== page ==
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Top! the Puzzle (aka Jonathan Edwards can now stand down)

Posted by Encota on 21 October 2016

It appears that there’s hard … there’s really hard… then there’s Sabre’s “Out of Line”.  Perhaps apart from one or two in the depths of winter that sleep deprivation on the overnight Eurostar ski train has almost entirely successfully blotted from my memory, this feels like the toughest of 2016 so far.

After solving a few clues, the only clear way to ensure the clues successfully ‘check’ appears to be to assume they all have to be entered as jumbles of the answers.  But won’t that require cold-solving of (almost) all 40 clues?  That sounds a really tough slog!  Is there something else (easier?)?  Surely there is.

One of my earliest spots was noting the preponderance of Js (in fact, now I stop to look harder, of Japan).  I wondered if that was relevant.

I’d luckily solved most of the SE corner early on – CLOCHE, REIKI, PINAS, DUMPLING, SACQUE &, by a stroke of good fortune, IRUKANDJIS.  Given some of these crossing words had only one letter in common, I felt I was probably on safe ground putting those common letters in. With a couple more added it was beginning to look like the first letter was moving to second place – ECLOCH for CLOCHE for example.  Perhaps it was Biblical, Buddhist, StarWars-ian (or even Hessian?)… with the last becoming first?  Perhaps that might be called BASE-JUMPING, at a stretch?  Only 11 letters though.  What about one or two answers where it seemed the fourth letter was jumping to the front.  Did it involve a TRIPLE JUMPER, perhaps?  But at 33d DOG has become ODG.  So no appearance fees for Jonathan Edwards (even though at least eight clues did prove to be treated (by chance) with the method of the TRIPLE-JUMPER.  There proved to be at least 12 cases of BASE-JUMPING too).  Maybe just any random letter goes to the front?  Hmm.

Horrendously slow!  After 24 hours had passed I had cold-solved only about a third of the clues and had only eight (yes 8!) out of 144 characters firmly in the grid.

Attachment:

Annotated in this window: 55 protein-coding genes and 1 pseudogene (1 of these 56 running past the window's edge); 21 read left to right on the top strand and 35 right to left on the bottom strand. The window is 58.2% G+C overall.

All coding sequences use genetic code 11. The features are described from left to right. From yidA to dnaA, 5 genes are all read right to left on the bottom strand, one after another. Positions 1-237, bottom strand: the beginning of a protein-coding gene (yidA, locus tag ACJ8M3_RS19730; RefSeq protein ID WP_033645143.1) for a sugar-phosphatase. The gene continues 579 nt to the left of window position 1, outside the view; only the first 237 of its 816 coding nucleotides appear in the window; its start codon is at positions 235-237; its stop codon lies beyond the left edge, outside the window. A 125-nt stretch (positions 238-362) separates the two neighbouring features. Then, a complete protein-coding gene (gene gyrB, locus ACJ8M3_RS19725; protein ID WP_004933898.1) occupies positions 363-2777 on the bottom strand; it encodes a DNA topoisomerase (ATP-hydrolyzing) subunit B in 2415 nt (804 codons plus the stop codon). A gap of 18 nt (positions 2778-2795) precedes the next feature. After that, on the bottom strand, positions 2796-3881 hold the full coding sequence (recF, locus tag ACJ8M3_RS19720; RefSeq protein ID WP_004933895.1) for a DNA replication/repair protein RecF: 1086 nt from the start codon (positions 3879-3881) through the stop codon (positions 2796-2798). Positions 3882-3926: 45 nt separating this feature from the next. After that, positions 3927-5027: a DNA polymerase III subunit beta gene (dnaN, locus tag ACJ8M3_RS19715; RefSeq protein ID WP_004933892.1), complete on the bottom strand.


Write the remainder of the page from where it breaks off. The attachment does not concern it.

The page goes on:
So I solved some more, focusing where I could on the leading diagonal, given the Preamble’s comments.  After a long while I had a word beginning with D, second letter I,S or T (presumably I), with lots of options for each letter.  I re-filled the grid with only the early unambiguous letters following one pass through and with a hint at that Diagonal:

scan0157

However, it did look as if it could well end in -ous.  So how many 12-letter words are there in Chambers that begin di- & end -ous (seven, I hear you cry in unison!).  Of these, only DISANALOGOUS, DISCOURTEOUS, DISINGENUOUS & DISPUTATIOUS look as if they could have even the slightest connection with the Title.  Looking at the other letters I had as options, and knowing that some were due to change, it still looked much more like DISCOURTEOUS than any of the others.  So if it was, then what letter changes would be needed?  12a’s R in the third letter-slot would need to change to an S (R->S) for example.  If it was a random letter moving to the front then I also had likely changes of J->U, E->R and P->E.  not many words fit that requirement – but JUMPERS does!  Only seven letters though.  The only 12-letter relevant word I could quickly come up with was QUEUE-JUMPERS (which, surprisingly, doesn’t appear to be in my BRB version – it’s in the ODE though), which certainly ties in with DISCOURTEOUS and with LINE in the Title.  [Returning to an earlier theme it also ties in with French ski lift ‘queues’ too ;-)]  Let’s assume those are true for now and see how it progresses.

Once I’d assumed that there was always one letter that pushed its way to the front of the queue/line/word, then fitting the words together could, by comparison with half an hour before at least, now have featured on #GBBO.  This still left the SW corner looking distinctly snow-covered, with a lot of white to be seen.